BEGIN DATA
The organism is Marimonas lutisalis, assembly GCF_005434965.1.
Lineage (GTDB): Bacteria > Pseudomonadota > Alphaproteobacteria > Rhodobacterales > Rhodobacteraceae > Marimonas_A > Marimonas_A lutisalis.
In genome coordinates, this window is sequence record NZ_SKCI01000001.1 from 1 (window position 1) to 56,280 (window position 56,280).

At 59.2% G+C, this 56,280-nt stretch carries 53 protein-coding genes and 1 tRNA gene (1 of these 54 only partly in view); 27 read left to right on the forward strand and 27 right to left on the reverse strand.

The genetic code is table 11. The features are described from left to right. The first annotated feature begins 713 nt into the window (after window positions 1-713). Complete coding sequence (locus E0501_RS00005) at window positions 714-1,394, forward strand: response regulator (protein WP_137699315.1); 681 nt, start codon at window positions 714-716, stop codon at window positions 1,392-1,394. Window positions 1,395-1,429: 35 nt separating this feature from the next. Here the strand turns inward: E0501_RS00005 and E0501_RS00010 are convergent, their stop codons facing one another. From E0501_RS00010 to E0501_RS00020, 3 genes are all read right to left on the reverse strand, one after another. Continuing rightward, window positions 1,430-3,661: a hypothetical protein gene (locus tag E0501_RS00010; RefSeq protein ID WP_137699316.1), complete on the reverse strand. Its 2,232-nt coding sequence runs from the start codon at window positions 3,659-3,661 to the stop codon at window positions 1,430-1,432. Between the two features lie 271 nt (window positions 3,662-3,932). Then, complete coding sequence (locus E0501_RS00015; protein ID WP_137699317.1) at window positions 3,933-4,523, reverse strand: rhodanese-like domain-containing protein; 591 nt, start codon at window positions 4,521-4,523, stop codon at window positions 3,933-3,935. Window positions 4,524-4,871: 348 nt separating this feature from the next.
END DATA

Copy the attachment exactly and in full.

The organism is Marimonas lutisalis, assembly GCF_005434965.1.
Lineage (GTDB): Bacteria > Pseudomonadota > Alphaproteobacteria > Rhodobacterales > Rhodobacteraceae > Marimonas_A > Marimonas_A lutisalis.
In genome coordinates, this window is sequence record NZ_SKCI01000001.1 from 1 (window position 1) to 56,280 (window position 56,280).

At 59.2% G+C, this 56,280-nt stretch carries 53 protein-coding genes and 1 tRNA gene (1 of these 54 only partly in view); 27 read left to right on the forward strand and 27 right to left on the reverse strand.

The genetic code is table 11. The features are described from left to right. The first annotated feature begins 713 nt into the window (after window positions 1-713). Complete coding sequence (locus E0501_RS00005) at window positions 714-1,394, forward strand: response regulator (protein WP_137699315.1); 681 nt, start codon at window positions 714-716, stop codon at window positions 1,392-1,394. Window positions 1,395-1,429: 35 nt separating this feature from the next. Here the strand turns inward: E0501_RS00005 and E0501_RS00010 are convergent, their stop codons facing one another. From E0501_RS00010 to E0501_RS00020, 3 genes are all read right to left on the reverse strand, one after another. Continuing rightward, window positions 1,430-3,661: a hypothetical protein gene (locus tag E0501_RS00010; RefSeq protein ID WP_137699316.1), complete on the reverse strand. Its 2,232-nt coding sequence runs from the start codon at window positions 3,659-3,661 to the stop codon at window positions 1,430-1,432. Between the two features lie 271 nt (window positions 3,662-3,932). Then, complete coding sequence (locus E0501_RS00015; protein ID WP_137699317.1) at window positions 3,933-4,523, reverse strand: rhodanese-like domain-containing protein; 591 nt, start codon at window positions 4,521-4,523, stop codon at window positions 3,933-3,935. Window positions 4,524-4,871: 348 nt separating this feature from the next.